When writing the history of pizza in America, much of it is pretty straightforward. Pizza was brought to these shores by southern Italian immigrants. It was at first largely consumed by Italian-Americans and the first American pizzas were made privately in their kitchens. Pizza was prevalent in the towns where Italians immigrated to find jobs: New York, Boston, Chicago, Trenton, New Haven.
The first pizzerias emerged around the turn of century. Likely they were in New York. After that, things get a bit fuzzy. There is more than one claim to being the Godfather of pizza in America.
Much of the pizza history research centers on an address in downtown New York, 53-½ Spring Street. This is in a neighborhood that is now called Nolita. In 1900 it was a predominately Italian-American enclave. At that site was a pizzeria called Lombardi’s. It still exists, but it moved down the street. Lombardi’s address is now listed as 32 Spring Street.
Lombardi’s web site (https://wwwfirstpizza.com) lays claim to being America’s first pizzeria. They stake the claim for Gennaro Lombardi as the Godfather of American pizza. Lombardi came to the United States in 1897 and first operated a grocery store. According to the Lombardi’s web site: “Since 1905 Gennaro Lombardi crafted pizza in the United States using his bakers trade he learned from Naples. Lombardi is credited with developing New York style pizza and making Lombardi’s the first pizzeria in the United States.”
Should we consider Lombardi the Godfather, or was it his pizzaiolo, Anthony Totonno Pero. Totonno started another of New York’s legendary pizza joints, Totonno’s of Coney Island. On their web site (https://www.totonnosconeyisland.com) they claim Totonna Pero “ immigrated from Naples and began making pizzas for Lombardi’s grocery store on Spring Street in Manhattan. Because of Totonno’s work, Lombardi’s became the first licensed pizzeria in America and Totonno became the first pizzaiolo.” Totonno’s opened in Coney Island in 1924 The restaurant is currently being run by his grandchildren.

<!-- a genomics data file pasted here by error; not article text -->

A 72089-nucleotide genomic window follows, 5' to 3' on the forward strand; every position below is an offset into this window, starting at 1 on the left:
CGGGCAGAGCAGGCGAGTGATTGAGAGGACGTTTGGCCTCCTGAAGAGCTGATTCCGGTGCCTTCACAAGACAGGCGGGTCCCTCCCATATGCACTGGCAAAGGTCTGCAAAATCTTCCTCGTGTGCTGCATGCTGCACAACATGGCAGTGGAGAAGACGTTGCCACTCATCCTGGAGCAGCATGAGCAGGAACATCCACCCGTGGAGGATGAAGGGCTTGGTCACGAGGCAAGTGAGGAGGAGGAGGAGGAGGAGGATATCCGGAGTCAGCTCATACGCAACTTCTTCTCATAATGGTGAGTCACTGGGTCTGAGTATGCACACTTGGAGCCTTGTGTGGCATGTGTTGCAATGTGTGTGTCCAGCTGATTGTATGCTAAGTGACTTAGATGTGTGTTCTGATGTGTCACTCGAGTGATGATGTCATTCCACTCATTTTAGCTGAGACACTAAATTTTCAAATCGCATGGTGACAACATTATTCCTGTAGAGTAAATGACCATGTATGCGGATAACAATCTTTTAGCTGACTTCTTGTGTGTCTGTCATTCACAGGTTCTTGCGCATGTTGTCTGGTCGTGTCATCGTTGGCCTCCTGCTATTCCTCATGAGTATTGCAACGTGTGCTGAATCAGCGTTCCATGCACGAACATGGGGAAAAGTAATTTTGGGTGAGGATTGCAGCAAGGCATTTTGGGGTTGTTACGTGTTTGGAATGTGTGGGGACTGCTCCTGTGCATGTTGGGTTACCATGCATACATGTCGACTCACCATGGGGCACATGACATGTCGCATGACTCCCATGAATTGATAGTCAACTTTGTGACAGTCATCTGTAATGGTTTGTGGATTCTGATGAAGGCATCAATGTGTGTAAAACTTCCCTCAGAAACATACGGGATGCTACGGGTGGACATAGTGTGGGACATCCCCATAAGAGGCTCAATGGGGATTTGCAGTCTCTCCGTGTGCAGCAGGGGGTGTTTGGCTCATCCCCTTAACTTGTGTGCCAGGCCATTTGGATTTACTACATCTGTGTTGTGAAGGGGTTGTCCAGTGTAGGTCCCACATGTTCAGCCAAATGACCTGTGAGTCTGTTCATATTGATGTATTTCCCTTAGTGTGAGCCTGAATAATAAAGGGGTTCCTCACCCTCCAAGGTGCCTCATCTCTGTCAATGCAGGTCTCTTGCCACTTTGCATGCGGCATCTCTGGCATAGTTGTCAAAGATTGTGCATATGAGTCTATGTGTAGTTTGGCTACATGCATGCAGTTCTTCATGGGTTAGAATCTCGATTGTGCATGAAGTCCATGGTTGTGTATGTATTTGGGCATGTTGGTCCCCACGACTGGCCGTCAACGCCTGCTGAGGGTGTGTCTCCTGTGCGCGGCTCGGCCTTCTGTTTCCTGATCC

But pizza researcher Peter Regas has challenged the whole Lombardi’s story. (Regas’ research findings are published on his web site https://pizzahistorybook.com). Regas suggests that another Italian immigrant, Filippo Milone, is the real Godfather of American pizza. Milone was a pizza maker in Naples before coming to New York in 1892. Regas claims he is the one who opened the grocery store at 53-½ Spring Street in 1897 and by 1898 was advertising the availability of pizza at that location. He believes that if Gennaro Lombardi was involved with the store in 1905, it was as an employee not an owner.
Regas also points to a 1902 business directory that lists Giovanni Santillo under the category of “bakers, pie,” as the owner of the store at 53-½ Spring Street. Based on some advertising that Regas uncovered “we can definitively say that by August 1904, 52 Spring St. was a pizzeria owned by Giovanni Santillo.” And, you guessed it, Santillo was another Neapolitan pizza maker who moved to New York.
The story of Filippo Milone brings another address into play that is part of New York’s pizza history. 175 Sullivan Street was a bakery that Milone took over in 1915, according to Regas. It would eventually become John’s Pizza and later John’s of Bleecker Street. This is another New York pizzeria that is still in business and is enormously popular. They offer this version of their history on the web site (https://www.johnsofbleecker.com):
“John’s of Bleecker Street was founded by Italian immigrant Giovanni ‘John’ Sasso at the turn of the 20th century. John’s was originally established on Sullivan Street, in the heart of Greenwich Village. After losing his lease on Sullivan Street, John Sasso dismantled his original coal fired brick oven and moved to 278 Bleecker Street where he continued to run and grow his business and refine his pizza recipe to perfection.”
This much we know, the Godfather of pizza in America, came from Naples and immigrated to the U.S. around the turn of the century. whoever is was, we should be thankful that he did. I haven’t been to Lombardi’s but I’ve been to both John’s of Bleecker Street and Totonno’s and the pizza is amazing in both.
Terrific research presented in a clear and enjoyable way. Thanks for the fun and informative history.
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Interesting story. No matter which man can be consider the true godfather of pizza in America, it seems each played a role in the history of pizza in America.
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Very interesting!! 🙂
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